• Comprehensive Math Instruction Coach

    Misty Rocha

     Math Anxiety Is Contagious!

                In this New York Times article, Jan Hoffman reports on a study in Psychological Science of how parents’ math anxiety is picked up by their first and second graders, pulling down the kids’ school achievement in math (but not in reading). The means of transmission? Parents helping their children with math homework. The study found that the more math-phobic parents helped, the worse their children did, slipping more than a third of a grade level behind classmates and becoming math-anxious themselves. “The parents are not out to sabotage their kids,” says Sian Beilock, one of the authors of the University of Chicago study. “But they have to ensure their input is productive. They need to have awareness of their own math anxiety and that what they say is important… Saying, ‘I’m not a math person either, and that’s O.K.’ is not a good message to convey.”

                How does math anxiety work in the brain? According to Mark Ashcraft of the University of Nevada/Las Vegas, “On challenging math problems that require a lot of working memory, math-anxious people fall apart.” Their working memory is tied up with worries “and they don’t have enough left over to do the math.” The anxiety most often kicks in when students encounter middle-school algebra, but it can begin earlier, especially for girls who have math-anxious female elementary school teachers.

                One thing that increases parental math anxiety is the introduction of new math curriculum materials that take an approach to basic operations that’s radically different from what they learned in school. “Educators can’t take math, turn it into Greek, and say, ‘Mom, Dad, will you help your kid with this,’ and not expect to get a ‘Wha?’”, says Harris Cooper of Duke University. An Idaho mother went on Facebook to complain about how Common Core math standards were driving her to drink. “I’ve taken to labeling math homework by how many glasses of wine it takes to peel myself off the ceiling after I’m done,” she said. “That was a two-glasser after whatever it is we’re calling long division.”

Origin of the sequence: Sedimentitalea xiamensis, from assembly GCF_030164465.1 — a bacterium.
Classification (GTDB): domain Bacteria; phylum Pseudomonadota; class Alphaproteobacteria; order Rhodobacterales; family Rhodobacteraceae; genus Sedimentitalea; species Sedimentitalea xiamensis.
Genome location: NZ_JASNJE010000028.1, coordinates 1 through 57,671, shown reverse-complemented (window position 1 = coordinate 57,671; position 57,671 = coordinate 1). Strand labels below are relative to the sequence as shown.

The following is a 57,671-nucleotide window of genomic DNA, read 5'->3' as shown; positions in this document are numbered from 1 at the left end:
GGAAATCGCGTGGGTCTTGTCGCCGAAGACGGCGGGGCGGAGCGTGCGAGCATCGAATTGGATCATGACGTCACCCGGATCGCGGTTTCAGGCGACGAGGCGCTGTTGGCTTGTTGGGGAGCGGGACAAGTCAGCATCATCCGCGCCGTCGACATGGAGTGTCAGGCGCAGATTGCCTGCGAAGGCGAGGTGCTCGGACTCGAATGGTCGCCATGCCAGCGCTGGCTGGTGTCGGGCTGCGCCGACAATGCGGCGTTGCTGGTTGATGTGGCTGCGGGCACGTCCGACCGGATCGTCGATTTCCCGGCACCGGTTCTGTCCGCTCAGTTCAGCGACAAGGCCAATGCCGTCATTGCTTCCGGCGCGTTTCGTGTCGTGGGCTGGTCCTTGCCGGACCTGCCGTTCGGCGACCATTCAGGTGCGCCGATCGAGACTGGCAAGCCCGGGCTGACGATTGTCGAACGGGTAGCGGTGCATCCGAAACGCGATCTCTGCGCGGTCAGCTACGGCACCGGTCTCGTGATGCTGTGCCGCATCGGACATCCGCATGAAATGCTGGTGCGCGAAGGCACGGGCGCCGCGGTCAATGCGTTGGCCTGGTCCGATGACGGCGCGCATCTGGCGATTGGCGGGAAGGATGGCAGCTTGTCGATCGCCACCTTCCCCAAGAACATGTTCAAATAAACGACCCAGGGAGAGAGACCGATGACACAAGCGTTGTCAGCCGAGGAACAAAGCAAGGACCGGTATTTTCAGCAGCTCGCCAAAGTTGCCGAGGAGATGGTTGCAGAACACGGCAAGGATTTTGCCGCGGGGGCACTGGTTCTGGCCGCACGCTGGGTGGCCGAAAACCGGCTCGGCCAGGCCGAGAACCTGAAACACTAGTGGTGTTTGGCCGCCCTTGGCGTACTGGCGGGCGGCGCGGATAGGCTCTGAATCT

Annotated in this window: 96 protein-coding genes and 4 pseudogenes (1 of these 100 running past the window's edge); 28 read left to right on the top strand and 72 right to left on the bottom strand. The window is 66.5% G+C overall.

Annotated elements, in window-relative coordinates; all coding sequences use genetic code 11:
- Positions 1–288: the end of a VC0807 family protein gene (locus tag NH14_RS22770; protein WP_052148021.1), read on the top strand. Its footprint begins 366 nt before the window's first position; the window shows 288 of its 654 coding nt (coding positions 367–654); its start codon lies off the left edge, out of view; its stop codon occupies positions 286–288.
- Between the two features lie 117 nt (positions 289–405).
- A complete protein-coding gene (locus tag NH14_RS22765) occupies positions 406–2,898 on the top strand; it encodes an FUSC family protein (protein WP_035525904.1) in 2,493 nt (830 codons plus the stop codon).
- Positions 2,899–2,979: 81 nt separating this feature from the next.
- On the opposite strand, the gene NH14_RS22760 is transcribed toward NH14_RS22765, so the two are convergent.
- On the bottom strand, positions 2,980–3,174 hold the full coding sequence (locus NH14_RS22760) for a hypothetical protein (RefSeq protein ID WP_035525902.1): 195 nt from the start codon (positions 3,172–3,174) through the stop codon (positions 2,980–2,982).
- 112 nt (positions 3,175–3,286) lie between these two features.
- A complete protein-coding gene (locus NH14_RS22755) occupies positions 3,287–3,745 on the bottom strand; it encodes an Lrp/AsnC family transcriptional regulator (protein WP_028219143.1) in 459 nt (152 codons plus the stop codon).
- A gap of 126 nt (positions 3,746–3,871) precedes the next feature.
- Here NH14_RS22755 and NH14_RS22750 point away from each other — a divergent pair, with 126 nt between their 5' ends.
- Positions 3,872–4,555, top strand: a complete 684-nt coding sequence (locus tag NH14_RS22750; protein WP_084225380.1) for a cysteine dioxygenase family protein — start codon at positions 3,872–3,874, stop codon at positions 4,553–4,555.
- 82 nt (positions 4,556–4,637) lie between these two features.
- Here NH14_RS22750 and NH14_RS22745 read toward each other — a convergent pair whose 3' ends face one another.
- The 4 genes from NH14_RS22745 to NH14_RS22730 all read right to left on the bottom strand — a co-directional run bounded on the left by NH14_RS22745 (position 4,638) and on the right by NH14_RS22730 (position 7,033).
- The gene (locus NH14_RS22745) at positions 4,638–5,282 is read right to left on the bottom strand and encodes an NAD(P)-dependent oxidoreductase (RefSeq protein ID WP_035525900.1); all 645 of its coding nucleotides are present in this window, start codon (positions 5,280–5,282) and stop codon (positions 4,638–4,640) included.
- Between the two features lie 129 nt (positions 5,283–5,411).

What can white-knuckle math parents do to reduce the negative effect they’re having? One approach is to create a math-positive environment and model “math behavior,” says Cooper. “You have your math homework, and I have mine” – counting change, calculating when dinner will be ready, and looking at prices in the supermarket. Another approach is to tag-team with a more math-confident spouse. And then there’s consulting with the teacher, looking over curriculum manuals, and actually mastering the math.


    “Generations of Math Fears” by Jan Hoffman in The New York Times, August 25, 2015,

    http://nyti.ms/1Evsrxn; the study described in this article, “Intergenerational Effects of Parents’ Math Anxiety on Children’s Math Achievement and Anxiety” by Erin Maloney, Gerardo Ramirez, Elizabeth Gunderson, Susan Levine, and Sian Beilock in Psychological Science, August 7, 2015, is available for purchase at http://bit.ly/1KyDk2g